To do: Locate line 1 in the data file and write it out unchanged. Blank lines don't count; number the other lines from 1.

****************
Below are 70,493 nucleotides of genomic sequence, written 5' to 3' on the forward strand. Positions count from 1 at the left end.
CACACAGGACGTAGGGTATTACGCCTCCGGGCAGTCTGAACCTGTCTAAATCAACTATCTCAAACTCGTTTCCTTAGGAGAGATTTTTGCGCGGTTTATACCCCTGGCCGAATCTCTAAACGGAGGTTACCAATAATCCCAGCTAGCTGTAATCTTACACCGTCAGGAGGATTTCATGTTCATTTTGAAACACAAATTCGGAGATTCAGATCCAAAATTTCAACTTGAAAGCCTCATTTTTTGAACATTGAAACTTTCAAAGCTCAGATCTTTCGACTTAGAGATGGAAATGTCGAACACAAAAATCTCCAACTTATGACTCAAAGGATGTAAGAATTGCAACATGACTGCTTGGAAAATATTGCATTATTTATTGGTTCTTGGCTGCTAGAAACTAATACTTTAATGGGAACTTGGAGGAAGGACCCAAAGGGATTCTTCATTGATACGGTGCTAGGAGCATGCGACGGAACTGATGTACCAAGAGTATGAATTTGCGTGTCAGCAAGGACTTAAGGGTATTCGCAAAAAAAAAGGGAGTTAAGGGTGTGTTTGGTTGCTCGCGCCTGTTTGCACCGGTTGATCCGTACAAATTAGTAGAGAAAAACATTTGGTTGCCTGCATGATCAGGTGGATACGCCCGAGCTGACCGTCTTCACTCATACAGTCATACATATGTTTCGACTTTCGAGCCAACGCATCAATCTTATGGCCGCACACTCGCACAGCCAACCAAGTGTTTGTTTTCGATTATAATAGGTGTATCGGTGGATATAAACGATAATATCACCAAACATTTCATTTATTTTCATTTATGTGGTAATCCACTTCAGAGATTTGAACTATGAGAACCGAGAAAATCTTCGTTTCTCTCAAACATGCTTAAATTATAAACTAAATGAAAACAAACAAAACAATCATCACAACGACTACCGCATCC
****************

Below are 70,493 nucleotides of genomic sequence, written 5' to 3' on the forward strand. Positions count from 1 at the left end.